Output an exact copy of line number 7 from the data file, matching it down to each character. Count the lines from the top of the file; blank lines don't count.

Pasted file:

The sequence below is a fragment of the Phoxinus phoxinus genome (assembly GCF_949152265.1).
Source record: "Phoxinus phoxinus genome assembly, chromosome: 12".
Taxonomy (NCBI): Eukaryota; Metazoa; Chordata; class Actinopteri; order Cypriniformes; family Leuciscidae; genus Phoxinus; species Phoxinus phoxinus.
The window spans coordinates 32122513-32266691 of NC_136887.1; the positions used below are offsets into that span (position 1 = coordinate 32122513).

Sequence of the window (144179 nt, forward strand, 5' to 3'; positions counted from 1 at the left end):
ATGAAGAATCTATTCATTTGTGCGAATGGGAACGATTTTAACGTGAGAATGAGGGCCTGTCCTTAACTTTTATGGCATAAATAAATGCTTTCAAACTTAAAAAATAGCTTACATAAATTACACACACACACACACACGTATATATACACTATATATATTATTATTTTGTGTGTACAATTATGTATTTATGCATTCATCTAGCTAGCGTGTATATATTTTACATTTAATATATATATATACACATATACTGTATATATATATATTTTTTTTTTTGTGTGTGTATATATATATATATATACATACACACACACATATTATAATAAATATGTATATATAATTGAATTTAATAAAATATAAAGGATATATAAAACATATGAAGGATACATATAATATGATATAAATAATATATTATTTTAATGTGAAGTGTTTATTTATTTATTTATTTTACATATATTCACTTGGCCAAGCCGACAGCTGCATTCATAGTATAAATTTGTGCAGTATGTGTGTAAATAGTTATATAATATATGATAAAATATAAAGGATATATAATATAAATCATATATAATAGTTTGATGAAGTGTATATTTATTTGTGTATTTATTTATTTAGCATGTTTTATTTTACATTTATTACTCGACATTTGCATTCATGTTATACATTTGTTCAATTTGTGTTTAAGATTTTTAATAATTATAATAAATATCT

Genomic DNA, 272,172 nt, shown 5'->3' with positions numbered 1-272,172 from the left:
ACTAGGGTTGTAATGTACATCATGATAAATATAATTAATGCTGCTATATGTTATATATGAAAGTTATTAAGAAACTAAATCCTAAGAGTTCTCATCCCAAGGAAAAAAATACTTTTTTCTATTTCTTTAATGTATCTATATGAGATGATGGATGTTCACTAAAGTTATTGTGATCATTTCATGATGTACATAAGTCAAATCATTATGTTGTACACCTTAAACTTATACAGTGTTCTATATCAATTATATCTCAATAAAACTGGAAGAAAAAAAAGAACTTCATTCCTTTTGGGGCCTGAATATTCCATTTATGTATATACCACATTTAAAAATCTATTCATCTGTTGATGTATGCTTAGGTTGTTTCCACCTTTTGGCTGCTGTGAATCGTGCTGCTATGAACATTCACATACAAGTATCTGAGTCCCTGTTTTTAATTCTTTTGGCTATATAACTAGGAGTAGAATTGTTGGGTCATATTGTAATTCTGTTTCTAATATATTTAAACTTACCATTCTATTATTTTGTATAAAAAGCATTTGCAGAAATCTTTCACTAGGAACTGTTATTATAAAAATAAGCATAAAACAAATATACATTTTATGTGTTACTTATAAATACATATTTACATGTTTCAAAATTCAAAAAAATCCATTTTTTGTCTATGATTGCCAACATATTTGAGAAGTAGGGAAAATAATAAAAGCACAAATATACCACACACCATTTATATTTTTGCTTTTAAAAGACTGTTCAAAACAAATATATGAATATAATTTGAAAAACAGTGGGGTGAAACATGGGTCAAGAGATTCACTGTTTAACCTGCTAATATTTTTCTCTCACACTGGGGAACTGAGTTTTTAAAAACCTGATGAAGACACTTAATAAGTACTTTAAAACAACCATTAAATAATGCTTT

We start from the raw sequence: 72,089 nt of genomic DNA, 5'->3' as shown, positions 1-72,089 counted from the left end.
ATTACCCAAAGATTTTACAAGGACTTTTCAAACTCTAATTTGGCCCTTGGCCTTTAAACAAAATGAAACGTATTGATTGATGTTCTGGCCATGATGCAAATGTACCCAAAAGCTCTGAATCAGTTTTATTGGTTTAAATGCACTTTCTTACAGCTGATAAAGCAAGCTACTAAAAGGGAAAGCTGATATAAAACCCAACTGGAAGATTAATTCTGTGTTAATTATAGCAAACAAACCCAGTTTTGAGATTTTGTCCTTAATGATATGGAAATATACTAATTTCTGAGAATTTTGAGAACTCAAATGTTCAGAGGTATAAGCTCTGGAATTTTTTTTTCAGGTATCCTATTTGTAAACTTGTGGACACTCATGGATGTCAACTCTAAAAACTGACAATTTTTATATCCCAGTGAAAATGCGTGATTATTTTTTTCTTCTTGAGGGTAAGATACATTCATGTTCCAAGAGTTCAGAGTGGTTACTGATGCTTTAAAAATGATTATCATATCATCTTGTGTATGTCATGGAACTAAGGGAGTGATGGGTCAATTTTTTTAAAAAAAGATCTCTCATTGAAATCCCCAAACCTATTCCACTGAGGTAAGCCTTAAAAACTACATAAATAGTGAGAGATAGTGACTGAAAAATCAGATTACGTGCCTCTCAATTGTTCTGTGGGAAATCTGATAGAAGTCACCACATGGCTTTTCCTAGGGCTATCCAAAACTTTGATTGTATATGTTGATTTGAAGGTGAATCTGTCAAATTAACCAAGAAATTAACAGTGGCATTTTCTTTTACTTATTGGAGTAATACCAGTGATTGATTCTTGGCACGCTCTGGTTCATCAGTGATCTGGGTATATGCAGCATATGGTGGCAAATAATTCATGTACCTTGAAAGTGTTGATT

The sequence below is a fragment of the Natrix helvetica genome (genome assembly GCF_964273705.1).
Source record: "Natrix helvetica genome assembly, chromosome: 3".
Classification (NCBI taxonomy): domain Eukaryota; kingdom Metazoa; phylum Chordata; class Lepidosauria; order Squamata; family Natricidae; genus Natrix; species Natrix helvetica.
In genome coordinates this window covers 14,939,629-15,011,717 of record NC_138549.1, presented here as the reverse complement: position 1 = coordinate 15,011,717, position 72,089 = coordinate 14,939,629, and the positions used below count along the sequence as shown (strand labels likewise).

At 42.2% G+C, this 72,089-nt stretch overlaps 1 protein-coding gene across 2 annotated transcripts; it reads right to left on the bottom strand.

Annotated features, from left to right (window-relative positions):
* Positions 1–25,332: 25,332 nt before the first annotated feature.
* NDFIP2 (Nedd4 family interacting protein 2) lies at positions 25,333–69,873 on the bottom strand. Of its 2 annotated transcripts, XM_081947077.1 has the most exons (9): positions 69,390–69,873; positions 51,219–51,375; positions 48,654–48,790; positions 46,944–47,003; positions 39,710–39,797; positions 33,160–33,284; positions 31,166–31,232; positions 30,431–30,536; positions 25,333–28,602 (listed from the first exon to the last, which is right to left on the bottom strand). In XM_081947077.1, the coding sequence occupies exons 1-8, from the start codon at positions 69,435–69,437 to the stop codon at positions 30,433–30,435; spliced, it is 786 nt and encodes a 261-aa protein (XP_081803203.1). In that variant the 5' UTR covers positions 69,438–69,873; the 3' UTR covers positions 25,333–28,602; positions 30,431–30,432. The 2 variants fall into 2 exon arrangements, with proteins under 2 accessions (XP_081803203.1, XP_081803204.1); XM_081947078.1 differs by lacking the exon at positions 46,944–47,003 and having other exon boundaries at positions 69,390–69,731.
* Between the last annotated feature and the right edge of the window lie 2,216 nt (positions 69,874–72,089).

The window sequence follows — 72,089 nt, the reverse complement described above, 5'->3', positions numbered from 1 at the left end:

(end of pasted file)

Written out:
Genomic DNA, 272,172 nt, shown 5'->3' with positions numbered 1-272,172 from the left: